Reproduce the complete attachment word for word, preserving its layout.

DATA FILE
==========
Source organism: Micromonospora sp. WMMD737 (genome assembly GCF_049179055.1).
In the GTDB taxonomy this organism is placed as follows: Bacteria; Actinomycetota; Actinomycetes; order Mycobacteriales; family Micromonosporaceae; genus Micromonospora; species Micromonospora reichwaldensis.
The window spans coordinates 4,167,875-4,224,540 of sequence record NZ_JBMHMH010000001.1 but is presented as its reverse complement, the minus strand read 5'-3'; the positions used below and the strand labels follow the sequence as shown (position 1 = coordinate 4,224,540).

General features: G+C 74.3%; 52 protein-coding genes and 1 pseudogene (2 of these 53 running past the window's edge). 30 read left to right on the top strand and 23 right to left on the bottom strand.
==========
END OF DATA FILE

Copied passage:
Source organism: Micromonospora sp. WMMD737 (genome assembly GCF_049179055.1).
In the GTDB taxonomy this organism is placed as follows: Bacteria; Actinomycetota; Actinomycetes; order Mycobacteriales; family Micromonosporaceae; genus Micromonospora; species Micromonospora reichwaldensis.
The window spans coordinates 4,167,875-4,224,540 of sequence record NZ_JBMHMH010000001.1 but is presented as its reverse complement, the minus strand read 5'-3'; the positions used below and the strand labels follow the sequence as shown (position 1 = coordinate 4,224,540).

General features: G+C 74.3%; 52 protein-coding genes and 1 pseudogene (2 of these 53 running past the window's edge). 30 read left to right on the top strand and 23 right to left on the bottom strand.